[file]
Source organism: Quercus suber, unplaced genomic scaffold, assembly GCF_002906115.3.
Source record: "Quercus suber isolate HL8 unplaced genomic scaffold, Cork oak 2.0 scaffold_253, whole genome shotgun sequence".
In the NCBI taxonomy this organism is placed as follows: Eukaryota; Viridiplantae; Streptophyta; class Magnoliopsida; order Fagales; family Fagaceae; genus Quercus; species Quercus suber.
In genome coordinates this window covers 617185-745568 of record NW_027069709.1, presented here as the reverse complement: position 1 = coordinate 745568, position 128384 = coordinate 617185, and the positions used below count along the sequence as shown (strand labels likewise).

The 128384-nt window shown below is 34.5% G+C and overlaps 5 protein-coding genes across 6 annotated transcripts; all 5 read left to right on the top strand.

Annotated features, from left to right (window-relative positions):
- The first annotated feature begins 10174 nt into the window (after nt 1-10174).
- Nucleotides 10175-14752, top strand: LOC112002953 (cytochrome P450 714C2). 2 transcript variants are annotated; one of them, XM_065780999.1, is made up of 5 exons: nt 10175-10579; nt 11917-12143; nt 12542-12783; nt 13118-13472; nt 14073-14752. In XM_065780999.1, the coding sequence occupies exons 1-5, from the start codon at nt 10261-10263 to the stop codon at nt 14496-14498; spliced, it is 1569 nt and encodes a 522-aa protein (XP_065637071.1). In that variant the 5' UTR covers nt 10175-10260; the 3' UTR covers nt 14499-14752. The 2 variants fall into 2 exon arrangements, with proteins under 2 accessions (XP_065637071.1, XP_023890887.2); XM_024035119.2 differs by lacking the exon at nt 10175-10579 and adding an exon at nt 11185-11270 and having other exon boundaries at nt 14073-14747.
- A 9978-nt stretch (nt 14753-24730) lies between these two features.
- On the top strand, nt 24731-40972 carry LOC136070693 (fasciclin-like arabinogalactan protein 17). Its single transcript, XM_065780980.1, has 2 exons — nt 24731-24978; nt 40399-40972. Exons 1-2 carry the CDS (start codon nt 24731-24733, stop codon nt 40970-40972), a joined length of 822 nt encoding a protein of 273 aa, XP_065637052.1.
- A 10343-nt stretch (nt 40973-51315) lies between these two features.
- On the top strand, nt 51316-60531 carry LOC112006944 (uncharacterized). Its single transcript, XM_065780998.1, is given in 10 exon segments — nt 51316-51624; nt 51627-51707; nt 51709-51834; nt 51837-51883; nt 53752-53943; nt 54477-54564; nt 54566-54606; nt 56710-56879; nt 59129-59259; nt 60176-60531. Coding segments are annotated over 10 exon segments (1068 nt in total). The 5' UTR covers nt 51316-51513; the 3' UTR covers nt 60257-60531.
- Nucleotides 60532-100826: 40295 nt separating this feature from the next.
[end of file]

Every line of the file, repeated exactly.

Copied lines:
Source organism: Quercus suber, unplaced genomic scaffold, assembly GCF_002906115.3.
Source record: "Quercus suber isolate HL8 unplaced genomic scaffold, Cork oak 2.0 scaffold_253, whole genome shotgun sequence".
In the NCBI taxonomy this organism is placed as follows: Eukaryota; Viridiplantae; Streptophyta; class Magnoliopsida; order Fagales; family Fagaceae; genus Quercus; species Quercus suber.
In genome coordinates this window covers 617185-745568 of record NW_027069709.1, presented here as the reverse complement: position 1 = coordinate 745568, position 128384 = coordinate 617185, and the positions used below count along the sequence as shown (strand labels likewise).

The 128384-nt window shown below is 34.5% G+C and overlaps 5 protein-coding genes across 6 annotated transcripts; all 5 read left to right on the top strand.

Annotated features, from left to right (window-relative positions):
- The first annotated feature begins 10174 nt into the window (after nt 1-10174).
- Nucleotides 10175-14752, top strand: LOC112002953 (cytochrome P450 714C2). 2 transcript variants are annotated; one of them, XM_065780999.1, is made up of 5 exons: nt 10175-10579; nt 11917-12143; nt 12542-12783; nt 13118-13472; nt 14073-14752. In XM_065780999.1, the coding sequence occupies exons 1-5, from the start codon at nt 10261-10263 to the stop codon at nt 14496-14498; spliced, it is 1569 nt and encodes a 522-aa protein (XP_065637071.1). In that variant the 5' UTR covers nt 10175-10260; the 3' UTR covers nt 14499-14752. The 2 variants fall into 2 exon arrangements, with proteins under 2 accessions (XP_065637071.1, XP_023890887.2); XM_024035119.2 differs by lacking the exon at nt 10175-10579 and adding an exon at nt 11185-11270 and having other exon boundaries at nt 14073-14747.
- A 9978-nt stretch (nt 14753-24730) lies between these two features.
- On the top strand, nt 24731-40972 carry LOC136070693 (fasciclin-like arabinogalactan protein 17). Its single transcript, XM_065780980.1, has 2 exons — nt 24731-24978; nt 40399-40972. Exons 1-2 carry the CDS (start codon nt 24731-24733, stop codon nt 40970-40972), a joined length of 822 nt encoding a protein of 273 aa, XP_065637052.1.
- A 10343-nt stretch (nt 40973-51315) lies between these two features.
- On the top strand, nt 51316-60531 carry LOC112006944 (uncharacterized). Its single transcript, XM_065780998.1, is given in 10 exon segments — nt 51316-51624; nt 51627-51707; nt 51709-51834; nt 51837-51883; nt 53752-53943; nt 54477-54564; nt 54566-54606; nt 56710-56879; nt 59129-59259; nt 60176-60531. Coding segments are annotated over 10 exon segments (1068 nt in total). The 5' UTR covers nt 51316-51513; the 3' UTR covers nt 60257-60531.
- Nucleotides 60532-100826: 40295 nt separating this feature from the next.